After the last open house on Thursday, the department will evaluate the events.
    “We’ll probably follow up, take some notes what we did here and try to add to it,” Hughes said.
    Next year, the department may attempt to attract teens to next year’s open house events, perhaps with a career focus.

  • Voters line up as early voting starts

    The county clerk’s office and election poll workers had their hands full Tuesday as residents lined up to register and vote on the first day of early voting.
    At the county Municipal Building, residents were already lined up to register at 8 a.m. County Clerk Sharon Stover reported there were voters already waiting outside the council chambers when the polls opened.
    “Usually, in presidential elections you see more active voters, but in this presidential election we’ve seen a bigger increase than the last presidential election, and even bigger than the election when Obama first ran,” Stover said.  
    While the rivalry between the two presidential candidates has been intense, Stover also attributed it to proactive “get out the vote” campaigns her office has conducted.
    “We’ve been to the schools, we’ve worked the Farmer’s Market and third-party agent training,” she said. “We want to make it very easy.”
    Since 2015, the office has registered 1,589 new voters. The office has also registered a larger than usual number of transactions, about 3,213. That number includes people who have moved to another address or changed parties. In 2015, the office reported 20 people changed parties. In 2016, that number was 308.

  • Public Safety Day draws a crowd

    Over 200 people showed up for the Sheriff’s Public Safety Day, and that was just for the hot dogs and the hamburgers.  
    “The kids really enjoyed climbing up the climbing wall and hearing about the stranger danger topics. They were very attentive to that. All and all, I thought it was a very successful day. We got the word out on being safe,” said Los Alamos County Sheriff Marco Lucero.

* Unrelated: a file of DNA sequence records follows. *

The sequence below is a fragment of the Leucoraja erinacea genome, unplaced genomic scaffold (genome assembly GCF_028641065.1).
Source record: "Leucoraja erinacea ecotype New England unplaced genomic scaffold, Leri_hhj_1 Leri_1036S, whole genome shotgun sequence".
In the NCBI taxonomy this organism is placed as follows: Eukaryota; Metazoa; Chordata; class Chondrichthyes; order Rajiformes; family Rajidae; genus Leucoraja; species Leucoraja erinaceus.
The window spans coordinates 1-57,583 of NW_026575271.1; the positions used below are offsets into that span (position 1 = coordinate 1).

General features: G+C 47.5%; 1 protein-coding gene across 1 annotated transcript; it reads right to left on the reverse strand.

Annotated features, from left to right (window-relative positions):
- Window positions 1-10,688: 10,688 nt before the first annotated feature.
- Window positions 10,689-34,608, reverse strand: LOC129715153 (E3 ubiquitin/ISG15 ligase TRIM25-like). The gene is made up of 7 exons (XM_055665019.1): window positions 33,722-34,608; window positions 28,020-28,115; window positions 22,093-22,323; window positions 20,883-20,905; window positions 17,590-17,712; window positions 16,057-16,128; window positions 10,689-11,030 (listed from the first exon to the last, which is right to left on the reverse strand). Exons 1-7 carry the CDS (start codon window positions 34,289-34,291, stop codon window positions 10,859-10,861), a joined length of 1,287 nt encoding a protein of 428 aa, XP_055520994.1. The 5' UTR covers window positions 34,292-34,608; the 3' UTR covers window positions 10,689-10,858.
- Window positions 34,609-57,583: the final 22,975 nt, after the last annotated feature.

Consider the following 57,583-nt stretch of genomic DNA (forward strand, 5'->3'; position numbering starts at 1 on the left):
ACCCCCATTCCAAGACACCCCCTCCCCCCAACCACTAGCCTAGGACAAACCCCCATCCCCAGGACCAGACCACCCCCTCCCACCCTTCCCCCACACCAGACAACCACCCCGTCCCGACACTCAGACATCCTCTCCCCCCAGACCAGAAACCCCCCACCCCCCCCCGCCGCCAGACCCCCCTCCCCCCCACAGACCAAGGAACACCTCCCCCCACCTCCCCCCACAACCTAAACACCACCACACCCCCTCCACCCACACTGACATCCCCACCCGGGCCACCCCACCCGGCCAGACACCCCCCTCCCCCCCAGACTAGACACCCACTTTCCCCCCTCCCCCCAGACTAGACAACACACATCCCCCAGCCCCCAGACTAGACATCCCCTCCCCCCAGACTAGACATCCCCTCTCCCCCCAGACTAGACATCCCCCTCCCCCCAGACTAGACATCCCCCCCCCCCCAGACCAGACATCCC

Lucero was grateful not only for the support from the community, but also from his fellow sheriffs from Santa Fe, Lea, McKinley, Taos, Chaves and Doña Ana counties.
    In all, 17 sheriffs showed up to help, and to support Lucero. County voters will decide on Question 1 during the General Election Nov. 8, whether the county will keep the sheriff’s office.
    “It’s awesome to see that there are sheriffs from throughout the state that are willing to help a small agency like the Los Alamos County Sheriff’s office, when they know we don’t have the staff to run an event like this well. They volunteered their time and efforts to come and care for the public,” Lucero said.
    The Los Alamos County Sheriff’s booth had literature from the New Mexico Sheriff’s Association about the office of sheriff.

  • LA teachers fight PED evaluation policy

    The Los Alamos Federation of School Employees is fighting against the New Mexico Public Education Department’s teacher evaluation policy and has asked residents to sign a petition to get rid of it.
    Teachers were apparently shocked this year when they got back their evaluations, in which they say they found many inaccuracies that could possibly endanger their ability to make a living teaching.  

  • Religious leaders criticize GOP for death penalty vote

    SANTA FE (AP) — Religious leaders in New Mexico are slamming the governor and House Republicans for voting to reinstate the death penalty during an all-night special session, leaving little opportunity for a debate.
    The Santa Fe New Mexican reports that while the efforts were made futile after the Senate refused to consider the bill, the condemnation is indicative of the conflict the issue is sure to draw when the Legislation reconvenes in January.
    At a news conference Thursday, Santa Fe Archbishop John C. Wester called the move to reinstate the death penalty overnight “offensive.” Rabbi Harry Rosenfeld of Congregation Albert in Albuquerque says the death penalty issue would have been more suited for a regular legislative session, rather than the all-night special session.

  • PEEC to host open house Oct. 16

    The Pajarito Environmental Education Center (PEEC) invites the public to take part in its fall party at the Los Alamos Nature Center from 2-4 p.m. Oct. 16.

    PEEC’s annual membership meeting, fondly called PEEC-nic, is open to the public, not just members, and it’s free.

    To celebrate PEEC has special activities planned including hands-on activities for kids and adults, a leaf art contest for kids, fresh-pressed apple cider, and delicious desserts. 

    For anyone who has been interested in PEEC membership or volunteering at the nature center, this is a great time to find out more. Finally, no PEEC-nic is complete without welcoming the new PEEC board members.

    For more information about this and other PEEC events, visit peecnature.org, email programs@peecnature.org or call 662-0460.